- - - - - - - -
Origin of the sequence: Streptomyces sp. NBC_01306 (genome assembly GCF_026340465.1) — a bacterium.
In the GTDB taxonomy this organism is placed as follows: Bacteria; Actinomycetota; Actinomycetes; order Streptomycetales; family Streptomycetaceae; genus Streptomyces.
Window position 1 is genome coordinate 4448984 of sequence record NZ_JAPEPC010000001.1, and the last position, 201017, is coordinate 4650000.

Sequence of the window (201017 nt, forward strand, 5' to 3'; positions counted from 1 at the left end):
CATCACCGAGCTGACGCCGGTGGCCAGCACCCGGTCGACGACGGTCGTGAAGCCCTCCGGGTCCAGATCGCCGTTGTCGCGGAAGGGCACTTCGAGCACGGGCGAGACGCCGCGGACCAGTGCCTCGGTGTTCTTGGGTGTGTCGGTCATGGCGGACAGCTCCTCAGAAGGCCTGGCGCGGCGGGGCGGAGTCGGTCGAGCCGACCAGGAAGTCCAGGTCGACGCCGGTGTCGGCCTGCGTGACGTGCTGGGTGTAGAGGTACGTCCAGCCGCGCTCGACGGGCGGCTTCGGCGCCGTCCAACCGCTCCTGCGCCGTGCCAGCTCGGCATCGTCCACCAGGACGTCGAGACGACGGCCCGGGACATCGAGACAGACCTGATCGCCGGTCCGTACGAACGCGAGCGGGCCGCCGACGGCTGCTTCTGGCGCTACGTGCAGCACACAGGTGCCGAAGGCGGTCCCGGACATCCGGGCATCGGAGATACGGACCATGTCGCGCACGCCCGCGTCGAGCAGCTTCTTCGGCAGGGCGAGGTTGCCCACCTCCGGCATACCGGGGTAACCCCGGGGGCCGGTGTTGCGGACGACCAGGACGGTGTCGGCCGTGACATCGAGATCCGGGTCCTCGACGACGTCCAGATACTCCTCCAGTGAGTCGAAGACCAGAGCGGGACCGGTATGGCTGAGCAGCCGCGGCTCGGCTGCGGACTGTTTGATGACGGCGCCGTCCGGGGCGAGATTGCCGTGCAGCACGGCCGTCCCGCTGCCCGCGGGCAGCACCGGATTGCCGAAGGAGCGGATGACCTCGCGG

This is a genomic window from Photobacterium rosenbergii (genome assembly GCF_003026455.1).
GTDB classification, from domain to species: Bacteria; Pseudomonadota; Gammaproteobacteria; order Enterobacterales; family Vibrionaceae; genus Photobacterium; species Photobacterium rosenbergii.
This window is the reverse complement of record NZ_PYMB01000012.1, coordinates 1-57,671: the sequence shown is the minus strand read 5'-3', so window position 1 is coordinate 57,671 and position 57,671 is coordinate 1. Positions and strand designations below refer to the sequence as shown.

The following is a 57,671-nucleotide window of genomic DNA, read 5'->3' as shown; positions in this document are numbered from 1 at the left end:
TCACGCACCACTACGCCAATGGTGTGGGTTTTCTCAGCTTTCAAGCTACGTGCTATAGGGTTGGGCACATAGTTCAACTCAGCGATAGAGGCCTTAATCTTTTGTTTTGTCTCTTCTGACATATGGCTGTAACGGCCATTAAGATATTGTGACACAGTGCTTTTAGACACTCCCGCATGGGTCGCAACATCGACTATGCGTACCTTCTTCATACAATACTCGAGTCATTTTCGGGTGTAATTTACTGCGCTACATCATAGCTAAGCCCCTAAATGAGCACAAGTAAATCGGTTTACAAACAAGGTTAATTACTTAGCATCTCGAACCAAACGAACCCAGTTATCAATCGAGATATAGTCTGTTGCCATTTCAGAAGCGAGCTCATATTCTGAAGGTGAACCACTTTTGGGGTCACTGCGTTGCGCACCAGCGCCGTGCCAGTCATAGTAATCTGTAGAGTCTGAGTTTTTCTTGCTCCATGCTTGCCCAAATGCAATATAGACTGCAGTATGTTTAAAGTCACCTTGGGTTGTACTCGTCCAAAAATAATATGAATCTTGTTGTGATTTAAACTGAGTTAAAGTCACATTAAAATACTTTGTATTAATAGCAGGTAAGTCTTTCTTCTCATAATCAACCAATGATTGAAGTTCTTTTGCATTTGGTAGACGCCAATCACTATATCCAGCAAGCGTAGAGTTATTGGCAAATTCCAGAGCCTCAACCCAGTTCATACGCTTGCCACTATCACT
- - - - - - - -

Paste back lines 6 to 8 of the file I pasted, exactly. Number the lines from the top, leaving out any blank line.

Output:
This is a genomic window from Photobacterium rosenbergii (genome assembly GCF_003026455.1).
GTDB classification, from domain to species: Bacteria; Pseudomonadota; Gammaproteobacteria; order Enterobacterales; family Vibrionaceae; genus Photobacterium; species Photobacterium rosenbergii.
This window is the reverse complement of record NZ_PYMB01000012.1, coordinates 1-57,671: the sequence shown is the minus strand read 5'-3', so window position 1 is coordinate 57,671 and position 57,671 is coordinate 1. Positions and strand designations below refer to the sequence as shown.